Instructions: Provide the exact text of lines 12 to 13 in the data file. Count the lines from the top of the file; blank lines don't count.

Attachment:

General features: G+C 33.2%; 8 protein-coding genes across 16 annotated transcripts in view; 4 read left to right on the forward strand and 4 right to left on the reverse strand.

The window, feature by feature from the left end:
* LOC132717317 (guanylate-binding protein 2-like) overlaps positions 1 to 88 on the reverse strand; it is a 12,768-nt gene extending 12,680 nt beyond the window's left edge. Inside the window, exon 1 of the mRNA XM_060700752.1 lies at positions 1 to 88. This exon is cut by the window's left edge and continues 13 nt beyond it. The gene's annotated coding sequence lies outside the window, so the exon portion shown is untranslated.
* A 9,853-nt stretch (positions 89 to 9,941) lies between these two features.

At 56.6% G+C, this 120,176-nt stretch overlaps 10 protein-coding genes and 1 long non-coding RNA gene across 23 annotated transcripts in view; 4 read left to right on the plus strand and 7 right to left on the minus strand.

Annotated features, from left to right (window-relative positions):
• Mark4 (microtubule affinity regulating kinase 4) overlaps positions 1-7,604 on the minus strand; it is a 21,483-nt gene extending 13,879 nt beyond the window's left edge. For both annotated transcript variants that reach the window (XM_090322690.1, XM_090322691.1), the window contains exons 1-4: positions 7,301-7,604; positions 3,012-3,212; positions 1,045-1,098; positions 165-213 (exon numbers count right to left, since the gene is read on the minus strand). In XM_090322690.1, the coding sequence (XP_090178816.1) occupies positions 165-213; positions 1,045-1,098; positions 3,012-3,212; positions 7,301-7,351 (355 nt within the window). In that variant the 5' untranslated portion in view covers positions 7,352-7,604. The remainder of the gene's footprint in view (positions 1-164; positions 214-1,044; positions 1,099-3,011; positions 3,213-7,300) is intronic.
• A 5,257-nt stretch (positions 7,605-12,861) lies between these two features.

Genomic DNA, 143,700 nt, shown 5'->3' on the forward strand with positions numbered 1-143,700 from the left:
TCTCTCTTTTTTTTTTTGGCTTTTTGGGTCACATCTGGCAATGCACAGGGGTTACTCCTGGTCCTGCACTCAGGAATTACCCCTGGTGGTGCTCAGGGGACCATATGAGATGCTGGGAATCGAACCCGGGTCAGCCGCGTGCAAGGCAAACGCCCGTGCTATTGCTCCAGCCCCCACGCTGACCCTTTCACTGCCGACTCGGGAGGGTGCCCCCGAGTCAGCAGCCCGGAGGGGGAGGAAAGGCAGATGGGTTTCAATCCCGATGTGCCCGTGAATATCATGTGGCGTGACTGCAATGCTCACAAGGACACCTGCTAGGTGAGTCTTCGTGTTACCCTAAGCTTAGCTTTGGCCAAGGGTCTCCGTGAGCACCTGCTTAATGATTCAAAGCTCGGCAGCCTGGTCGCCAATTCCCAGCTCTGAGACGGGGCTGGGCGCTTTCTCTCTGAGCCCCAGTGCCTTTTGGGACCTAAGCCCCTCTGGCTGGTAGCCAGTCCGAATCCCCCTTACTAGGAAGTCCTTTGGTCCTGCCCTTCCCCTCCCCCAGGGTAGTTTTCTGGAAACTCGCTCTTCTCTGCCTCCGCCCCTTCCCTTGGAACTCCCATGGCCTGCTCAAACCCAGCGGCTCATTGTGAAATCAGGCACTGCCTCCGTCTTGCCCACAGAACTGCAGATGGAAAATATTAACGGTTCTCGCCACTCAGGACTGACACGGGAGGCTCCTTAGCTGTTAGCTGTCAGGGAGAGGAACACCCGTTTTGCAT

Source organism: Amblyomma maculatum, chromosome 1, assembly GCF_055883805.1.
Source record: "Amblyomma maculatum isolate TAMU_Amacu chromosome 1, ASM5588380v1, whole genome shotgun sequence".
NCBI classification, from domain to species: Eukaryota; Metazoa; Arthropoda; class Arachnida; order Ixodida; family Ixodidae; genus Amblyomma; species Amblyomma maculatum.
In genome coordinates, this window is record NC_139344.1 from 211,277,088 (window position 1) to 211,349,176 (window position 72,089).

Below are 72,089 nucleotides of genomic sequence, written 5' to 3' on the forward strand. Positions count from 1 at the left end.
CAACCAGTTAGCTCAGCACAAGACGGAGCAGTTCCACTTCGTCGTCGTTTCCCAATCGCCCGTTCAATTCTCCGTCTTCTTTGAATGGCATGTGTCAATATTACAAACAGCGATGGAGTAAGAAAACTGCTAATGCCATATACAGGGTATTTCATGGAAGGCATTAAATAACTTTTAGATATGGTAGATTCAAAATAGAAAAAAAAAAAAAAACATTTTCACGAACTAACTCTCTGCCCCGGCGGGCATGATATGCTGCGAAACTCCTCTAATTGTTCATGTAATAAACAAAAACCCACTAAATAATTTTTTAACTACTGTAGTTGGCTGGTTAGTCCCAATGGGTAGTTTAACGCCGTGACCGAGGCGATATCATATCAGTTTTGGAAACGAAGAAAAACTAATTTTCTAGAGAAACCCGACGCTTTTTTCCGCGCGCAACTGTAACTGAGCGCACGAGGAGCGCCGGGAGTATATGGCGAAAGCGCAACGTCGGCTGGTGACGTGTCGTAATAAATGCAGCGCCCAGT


Source record: "Amblyomma maculatum isolate TAMU_Amacu chromosome 1, ASM5588380v1, whole genome shotgun sequence".
NCBI classification, from domain to species: Eukaryota; Metazoa; Arthropoda; class Arachnida; order Ixodida; family Ixodidae; genus Amblyomma; species Amblyomma maculatum.